BARKSDALE AFB, La. (KTAL/KMSS) – The Director of Barksdale’s 2023 Defenders of Liberty said he’d like to say it’s easy as Sunday morning, but there’s a lot that goes into making an airshow.
“It’s a labor of love,” said Major Branden Yarrington. “It’s really challenging in some areas, but man, when you see that first kid kind of do one of these and point at the sky and look up at the first airplane, it makes it all worth it. It’s great to have the public on the base and see what we do on a daily basis.”
From defying gravity to shattering glass ceilings, both on earth and in the sky, the men and women at Barksdale Air Force Base do not shy away from showing up and showing out.
“It’s really awesome to be able to defy the limits of gravity, and there’s only a handful of people in the world that really get to do that, so that is a huge privilege,” said MSgt John Lugo, USAF F-22 Raptor Demonstration Team superintendent. “They are the best of the best at what they do, and you will see that when you come out to airshows.”
Captain Aimee “Rebel” Fielder is both the Commander and a pilot in the F16 demonstration group. She says it’s exhilarating to be able to do what she does, and she hopes the show can inspire the next generation.
But not every member of the U.S. military flies airplanes or even works on the flight line. It takes men and women trained to be military police, public affairs specialists, engineers, mathematicians, and more to keep a military base operational.
To get this point across, Laurie Ilgenfritz, the Executive Director of Starbase Louisiana, took KTAL’s Jaelon Jackson on a tour of a place she called the Stem Zone.
“Starbase is a STEM education program on Barksdale,” said Ilgenfrizt. “We’re a Department of Defense program. We’ve worked with over 35,000 area students doing hands-on science technology engineering, science, and math.
Ilgenfrizt says there’s nothing that people see in an airshow that could happen without science, technology, engineering, and math.
“…What we want to do is show kids the beginnings of what leads to what they’re seeing out there,” said Ilgenfritz, referring to the hub of activity taking place on the flight line and the planes overhead.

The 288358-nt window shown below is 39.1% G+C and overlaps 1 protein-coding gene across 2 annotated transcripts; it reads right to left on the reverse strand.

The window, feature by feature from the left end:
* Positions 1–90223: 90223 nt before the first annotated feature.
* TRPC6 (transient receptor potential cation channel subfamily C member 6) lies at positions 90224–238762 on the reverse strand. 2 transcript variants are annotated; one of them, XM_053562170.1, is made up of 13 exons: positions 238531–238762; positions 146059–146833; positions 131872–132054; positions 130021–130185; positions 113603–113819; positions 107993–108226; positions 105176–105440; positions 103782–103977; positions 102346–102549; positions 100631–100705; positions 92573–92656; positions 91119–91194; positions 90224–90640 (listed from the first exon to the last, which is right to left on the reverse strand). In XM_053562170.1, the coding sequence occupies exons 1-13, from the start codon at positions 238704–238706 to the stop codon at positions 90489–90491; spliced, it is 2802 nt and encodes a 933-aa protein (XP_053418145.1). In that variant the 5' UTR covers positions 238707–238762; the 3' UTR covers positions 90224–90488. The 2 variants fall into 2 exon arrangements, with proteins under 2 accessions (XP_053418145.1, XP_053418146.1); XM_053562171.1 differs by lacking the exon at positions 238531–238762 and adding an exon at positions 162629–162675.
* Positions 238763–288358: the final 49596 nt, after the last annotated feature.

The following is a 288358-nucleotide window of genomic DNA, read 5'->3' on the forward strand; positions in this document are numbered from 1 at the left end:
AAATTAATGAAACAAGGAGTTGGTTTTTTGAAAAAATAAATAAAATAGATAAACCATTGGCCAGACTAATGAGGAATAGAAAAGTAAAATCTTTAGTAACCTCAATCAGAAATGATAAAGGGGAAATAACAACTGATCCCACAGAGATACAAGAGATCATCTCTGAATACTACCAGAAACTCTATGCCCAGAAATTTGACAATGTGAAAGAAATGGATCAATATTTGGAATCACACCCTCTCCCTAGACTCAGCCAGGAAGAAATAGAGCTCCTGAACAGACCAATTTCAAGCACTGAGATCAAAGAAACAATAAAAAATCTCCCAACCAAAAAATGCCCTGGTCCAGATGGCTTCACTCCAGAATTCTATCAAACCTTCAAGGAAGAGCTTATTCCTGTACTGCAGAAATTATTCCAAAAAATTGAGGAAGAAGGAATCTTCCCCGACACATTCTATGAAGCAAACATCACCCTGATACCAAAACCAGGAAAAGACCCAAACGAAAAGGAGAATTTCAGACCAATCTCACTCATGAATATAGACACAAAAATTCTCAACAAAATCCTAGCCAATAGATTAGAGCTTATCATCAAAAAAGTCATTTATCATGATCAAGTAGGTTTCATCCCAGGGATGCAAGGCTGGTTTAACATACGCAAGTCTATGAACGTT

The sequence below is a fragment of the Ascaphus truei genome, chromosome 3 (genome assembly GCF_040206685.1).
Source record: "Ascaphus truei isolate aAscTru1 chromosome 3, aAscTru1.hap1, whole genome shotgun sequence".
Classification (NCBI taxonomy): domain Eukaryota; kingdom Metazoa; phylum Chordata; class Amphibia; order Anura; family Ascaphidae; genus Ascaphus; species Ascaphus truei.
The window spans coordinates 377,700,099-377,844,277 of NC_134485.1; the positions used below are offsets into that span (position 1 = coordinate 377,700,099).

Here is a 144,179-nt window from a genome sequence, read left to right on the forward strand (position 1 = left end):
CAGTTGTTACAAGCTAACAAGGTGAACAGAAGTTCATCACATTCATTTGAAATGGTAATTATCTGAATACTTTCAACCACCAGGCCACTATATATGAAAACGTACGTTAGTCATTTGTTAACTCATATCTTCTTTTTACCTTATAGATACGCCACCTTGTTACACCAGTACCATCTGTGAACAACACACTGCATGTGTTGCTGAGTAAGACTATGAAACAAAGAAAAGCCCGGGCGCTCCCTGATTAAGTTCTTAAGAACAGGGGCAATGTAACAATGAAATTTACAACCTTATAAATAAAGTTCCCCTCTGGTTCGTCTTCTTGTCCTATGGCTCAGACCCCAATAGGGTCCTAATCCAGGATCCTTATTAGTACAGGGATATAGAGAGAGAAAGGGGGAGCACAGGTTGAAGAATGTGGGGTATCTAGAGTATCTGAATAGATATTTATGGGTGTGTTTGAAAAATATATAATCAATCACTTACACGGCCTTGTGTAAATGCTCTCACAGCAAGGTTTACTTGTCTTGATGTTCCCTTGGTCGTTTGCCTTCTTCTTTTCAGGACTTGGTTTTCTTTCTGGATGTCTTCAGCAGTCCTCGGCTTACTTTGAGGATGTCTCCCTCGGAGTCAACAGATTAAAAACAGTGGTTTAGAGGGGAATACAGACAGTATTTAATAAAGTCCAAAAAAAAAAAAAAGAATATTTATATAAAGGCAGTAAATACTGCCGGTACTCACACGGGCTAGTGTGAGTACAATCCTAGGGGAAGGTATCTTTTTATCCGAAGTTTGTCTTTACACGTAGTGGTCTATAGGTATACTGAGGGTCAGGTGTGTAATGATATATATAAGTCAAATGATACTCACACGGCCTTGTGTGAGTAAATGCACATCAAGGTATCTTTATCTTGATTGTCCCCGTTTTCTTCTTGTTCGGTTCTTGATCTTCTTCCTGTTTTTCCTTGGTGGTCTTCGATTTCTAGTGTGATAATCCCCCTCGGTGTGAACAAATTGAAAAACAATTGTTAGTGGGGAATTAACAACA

And though the stars of the weekend’s show, the Blue Angels, are not members of the U.S. Air Force, the sky is the common bond for those who know the wild of blue yonder and those who sail at break of day.
That bond between military forces is evident to civilians who gathered on the tarmac, too.
Brad Spears came from East Texas to see the Airshow. He says it’s always great to come out and support our nation’s Armed Forces.
“It’s just a great experience coming here to Barksdale,” said Linda Pickett,” and seeing what the service does for us here. And to celebrate them and thank them for their service.”
Barksdale Air Force Base’s Public Information Office says that they estimate around 160,000 visitors attended the airshow. The Air Operations Officer Capt. Thomas says the show was a great success.
“The air show team and I are so grateful to everyone who came out to enjoy the show and to all our Airmen that helped make it such a successful weekend. We exceeded capacity yesterday and got close again today. It would not have been possible without them. From the STEM Zone to the civilian solo performances, to the SEVEN demo teams, as one of the first airshows in the 2023 season, we have set the bar extremely high for our sister bases.
Keep an eye out for our next show coming in 2025, we can’t wait to see you there!”